Run, Don't Walk: The Curious and Chaotic Life of a Physical Therapist Inside Walter Reed Army Medical Center
“Levine shines a light on the lives of soldiers and their families after the (perhaps) heroic welcome and the crowds have stopped cheering. It focuses on the time when it is up to them to cobble a life out of what is left of them.”
Run, Don’t Walk is a series of essays, each of which stands on its own, yet all of which connect. They provide a veritable “crazy quilt” picture of life at Walter Reed Army Hospital’s Amputee Clinic. And crazy it is.
Author Levine spares no detail, folding in human vice and virtue along with day- to-day realism of a world that few of us know. It is Walter Reed in the dark times of the Iraq and Afghanistan conflicts. She points out how the advances in trauma care have helped to save lives, but also created a huge caseload of severely disabled soldiers in need of sophisticated rehabilitation. She alludes to the inevitably of budget cuts at a time of surging numbers.
We meet a key protagonist, Cosmo, who is actually a fictionalized collage of several soldiers—a technique that preserves confidentiality yet graphically illustrates many of the realities experienced by recovering veterans.
We learn of the complications involved and precise skills required to fit a prosthesis and the buck passing between prosthetist (experts who construct today’s highly technical limbs) and therapist who continually argue, but also show mutual respect. Levine describes the skill involved by her colleagues in “ cleaning up a gait deviation with a few clicks of an Allen Wrench.”
We develop affection for all of the major players, including the author herself, who makes no bones about her own human frailties and her feelings about working day in and day out in such a high-stress environment.
The author tells us that she chose physical therapy “because the hours were good and because it was a career that would spare me the heart-wrenching details of some of the other medical professions, notably death and terminal illness. It was a job that, at the end of the day, I could leave behind at the office. But that’s not how it turned out at Walter Reed. Even when I physically left the clinic, . . . I couldn’t keep my thoughts from flickering back to work. . . [where] everyone was struggling with how to live with devastating and permanent injuries.”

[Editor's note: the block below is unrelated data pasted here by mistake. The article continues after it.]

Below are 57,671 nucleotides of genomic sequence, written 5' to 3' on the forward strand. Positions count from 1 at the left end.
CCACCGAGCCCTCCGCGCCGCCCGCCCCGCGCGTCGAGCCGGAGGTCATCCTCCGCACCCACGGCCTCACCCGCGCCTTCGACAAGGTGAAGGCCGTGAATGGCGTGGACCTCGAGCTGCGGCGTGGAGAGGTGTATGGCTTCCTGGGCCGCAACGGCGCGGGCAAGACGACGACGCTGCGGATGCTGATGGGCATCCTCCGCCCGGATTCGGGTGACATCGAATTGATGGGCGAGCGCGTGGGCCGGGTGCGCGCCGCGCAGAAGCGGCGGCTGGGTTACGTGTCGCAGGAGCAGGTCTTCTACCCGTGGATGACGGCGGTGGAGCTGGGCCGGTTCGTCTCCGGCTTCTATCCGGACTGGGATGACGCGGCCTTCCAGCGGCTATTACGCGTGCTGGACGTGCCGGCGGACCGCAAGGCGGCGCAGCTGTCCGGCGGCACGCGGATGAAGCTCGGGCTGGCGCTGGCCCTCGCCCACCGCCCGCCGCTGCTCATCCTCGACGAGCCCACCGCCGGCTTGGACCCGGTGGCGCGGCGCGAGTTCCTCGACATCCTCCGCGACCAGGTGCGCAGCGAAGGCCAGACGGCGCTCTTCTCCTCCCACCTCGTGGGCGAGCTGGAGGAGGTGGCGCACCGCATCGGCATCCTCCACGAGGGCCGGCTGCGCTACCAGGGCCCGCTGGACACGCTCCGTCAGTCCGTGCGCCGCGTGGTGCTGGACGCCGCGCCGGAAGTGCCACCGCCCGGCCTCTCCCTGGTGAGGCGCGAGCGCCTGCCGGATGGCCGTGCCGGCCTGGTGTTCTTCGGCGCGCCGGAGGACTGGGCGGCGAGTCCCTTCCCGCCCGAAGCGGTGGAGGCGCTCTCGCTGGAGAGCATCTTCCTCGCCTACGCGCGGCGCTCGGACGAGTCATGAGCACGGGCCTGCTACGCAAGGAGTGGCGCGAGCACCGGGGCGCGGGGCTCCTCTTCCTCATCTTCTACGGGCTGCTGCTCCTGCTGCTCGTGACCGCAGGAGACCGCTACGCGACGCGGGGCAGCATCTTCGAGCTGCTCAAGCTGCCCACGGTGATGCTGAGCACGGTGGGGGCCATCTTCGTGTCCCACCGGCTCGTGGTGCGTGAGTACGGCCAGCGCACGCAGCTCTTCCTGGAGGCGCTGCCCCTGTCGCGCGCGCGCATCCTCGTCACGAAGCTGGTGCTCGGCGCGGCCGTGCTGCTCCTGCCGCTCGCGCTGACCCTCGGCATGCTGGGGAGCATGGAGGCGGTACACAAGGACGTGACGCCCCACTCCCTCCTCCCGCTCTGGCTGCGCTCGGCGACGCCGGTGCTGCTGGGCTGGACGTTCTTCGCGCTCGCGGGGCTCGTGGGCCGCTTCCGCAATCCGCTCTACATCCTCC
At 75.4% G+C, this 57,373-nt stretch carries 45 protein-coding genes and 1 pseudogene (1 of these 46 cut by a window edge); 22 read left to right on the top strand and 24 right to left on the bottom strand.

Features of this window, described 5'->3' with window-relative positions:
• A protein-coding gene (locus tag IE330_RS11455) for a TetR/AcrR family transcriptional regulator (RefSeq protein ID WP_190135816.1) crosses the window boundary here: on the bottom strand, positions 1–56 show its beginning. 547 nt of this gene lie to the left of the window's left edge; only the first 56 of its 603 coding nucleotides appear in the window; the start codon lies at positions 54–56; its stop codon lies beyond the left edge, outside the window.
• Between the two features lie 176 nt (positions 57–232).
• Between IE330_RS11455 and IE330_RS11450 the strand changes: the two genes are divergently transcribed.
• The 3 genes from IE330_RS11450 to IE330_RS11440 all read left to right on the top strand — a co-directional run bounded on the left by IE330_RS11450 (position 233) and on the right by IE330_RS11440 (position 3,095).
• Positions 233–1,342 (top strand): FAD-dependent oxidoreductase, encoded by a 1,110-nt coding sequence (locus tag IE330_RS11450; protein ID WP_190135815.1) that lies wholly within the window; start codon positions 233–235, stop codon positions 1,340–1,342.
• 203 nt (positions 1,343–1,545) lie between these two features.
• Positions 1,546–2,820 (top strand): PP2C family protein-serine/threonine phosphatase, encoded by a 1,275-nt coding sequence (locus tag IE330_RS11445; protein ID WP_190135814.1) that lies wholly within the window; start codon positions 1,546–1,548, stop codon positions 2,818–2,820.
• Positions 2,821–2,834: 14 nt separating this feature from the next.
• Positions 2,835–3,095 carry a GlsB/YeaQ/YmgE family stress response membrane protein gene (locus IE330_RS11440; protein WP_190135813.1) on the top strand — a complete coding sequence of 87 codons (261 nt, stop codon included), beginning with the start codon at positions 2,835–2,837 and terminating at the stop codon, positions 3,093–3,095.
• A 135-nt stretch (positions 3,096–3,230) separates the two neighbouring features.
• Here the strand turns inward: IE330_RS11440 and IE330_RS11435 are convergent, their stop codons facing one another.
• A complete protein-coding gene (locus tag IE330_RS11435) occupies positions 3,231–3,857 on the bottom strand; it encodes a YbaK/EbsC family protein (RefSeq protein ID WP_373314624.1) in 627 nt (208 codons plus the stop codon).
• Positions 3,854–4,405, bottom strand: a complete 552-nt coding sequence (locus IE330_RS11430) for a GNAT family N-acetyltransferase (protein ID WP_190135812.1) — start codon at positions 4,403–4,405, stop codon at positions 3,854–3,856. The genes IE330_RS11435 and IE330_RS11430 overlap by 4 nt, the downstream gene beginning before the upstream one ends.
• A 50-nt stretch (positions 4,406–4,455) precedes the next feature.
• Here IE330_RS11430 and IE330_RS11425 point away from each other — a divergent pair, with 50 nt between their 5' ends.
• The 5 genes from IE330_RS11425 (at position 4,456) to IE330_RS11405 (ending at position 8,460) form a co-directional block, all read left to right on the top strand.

What is interesting is what is NOT said: “We never talked about the staggering injuries we saw. Why? To us it faded into the background of day-to-day normalcy. We were cheerful because we were living our lives inside the crowded theater that was the amputee clinic, where we played the role of therapist and soldier(s) played the role of patient and we entered stage left and exited stage right.” We encounter an endless line of celebrities and politicians—and even troops of clowns—who made highly visible visits. Some of them left in tears.
And yet the book is filled with irony and humor. For example, the item of choice for teaching an amputee balance and mobility turned out to be a set of five-dollar traffic cones, instead of the ultra high-tech, high-end treadmills and other devices supplied by the administration. The image of a child playing with the box in which an expensive toy is wrapped comes to mind.
Levine describes the signature pound cakes baked by Jim, a therapist who draws some reluctant veterans into the kitchen to join him in baking or eating and also allows them to forget that they are healing themselves in the process. Emma, another skilled therapist, provides a weekly lunchtime recitation of People magazine as workers gather to slurp up the juicy tidbits of gossip.
The author pokes some fun at the military modus operandi when the administration did not allow an electric coffee pot in the staff area. Instead, a staff member brought in an electric water kettle and another supplied a French press coffee maker—all in compliance with the letter of the law.
It is interesting to chart people’s reaction when mentioning this book in general conversation. It is either one of disinterest with eyes glazing over or outright groans. (“Wasn’t that depressing?”) To the latter question, the answer is “no.” Run, Don’t Walk did not produce angst or ennui. It is an honest account of one small section of a huge medical complex and a graphic commentary on the resilience of the human spirit.
Levine shines a light on the lives of soldiers and their families after the (perhaps) heroic welcome and the crowds have stopped cheering. It focuses on the time when it is up to them to cobble a life out of what is left of them. It should be required reading for any student or caregiver involved in post-war rehabilitation or even healthcare in general.